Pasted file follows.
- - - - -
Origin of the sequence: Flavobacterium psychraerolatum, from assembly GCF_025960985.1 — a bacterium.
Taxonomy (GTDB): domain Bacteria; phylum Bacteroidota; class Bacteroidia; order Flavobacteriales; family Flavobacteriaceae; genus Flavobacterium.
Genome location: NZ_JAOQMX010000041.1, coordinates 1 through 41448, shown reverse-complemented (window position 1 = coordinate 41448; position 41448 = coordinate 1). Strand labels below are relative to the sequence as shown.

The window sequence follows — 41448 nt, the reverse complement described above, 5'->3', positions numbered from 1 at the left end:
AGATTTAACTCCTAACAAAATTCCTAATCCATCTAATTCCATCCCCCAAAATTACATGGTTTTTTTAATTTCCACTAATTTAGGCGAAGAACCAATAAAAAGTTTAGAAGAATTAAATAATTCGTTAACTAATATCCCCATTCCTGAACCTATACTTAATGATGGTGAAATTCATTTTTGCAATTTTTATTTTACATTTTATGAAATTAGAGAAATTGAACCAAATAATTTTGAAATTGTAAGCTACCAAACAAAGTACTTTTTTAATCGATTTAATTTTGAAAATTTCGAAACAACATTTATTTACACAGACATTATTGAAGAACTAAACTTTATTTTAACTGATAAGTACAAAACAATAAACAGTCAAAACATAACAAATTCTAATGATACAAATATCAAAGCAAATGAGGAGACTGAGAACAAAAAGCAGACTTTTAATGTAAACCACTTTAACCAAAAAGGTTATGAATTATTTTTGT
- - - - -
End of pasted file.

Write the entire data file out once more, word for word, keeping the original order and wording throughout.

Origin of the sequence: Flavobacterium psychraerolatum, from assembly GCF_025960985.1 — a bacterium.
Taxonomy (GTDB): domain Bacteria; phylum Bacteroidota; class Bacteroidia; order Flavobacteriales; family Flavobacteriaceae; genus Flavobacterium.
Genome location: NZ_JAOQMX010000041.1, coordinates 1 through 41448, shown reverse-complemented (window position 1 = coordinate 41448; position 41448 = coordinate 1). Strand labels below are relative to the sequence as shown.

The window sequence follows — 41448 nt, the reverse complement described above, 5'->3', positions numbered from 1 at the left end:
AGATTTAACTCCTAACAAAATTCCTAATCCATCTAATTCCATCCCCCAAAATTACATGGTTTTTTTAATTTCCACTAATTTAGGCGAAGAACCAATAAAAAGTTTAGAAGAATTAAATAATTCGTTAACTAATATCCCCATTCCTGAACCTATACTTAATGATGGTGAAATTCATTTTTGCAATTTTTATTTTACATTTTATGAAATTAGAGAAATTGAACCAAATAATTTTGAAATTGTAAGCTACCAAACAAAGTACTTTTTTAATCGATTTAATTTTGAAAATTTCGAAACAACATTTATTTACACAGACATTATTGAAGAACTAAACTTTATTTTAACTGATAAGTACAAAACAATAAACAGTCAAAACATAACAAATTCTAATGATACAAATATCAAAGCAAATGAGGAGACTGAGAACAAAAAGCAGACTTTTAATGTAAACCACTTTAACCAAAAAGGTTATGAATTATTTTTGT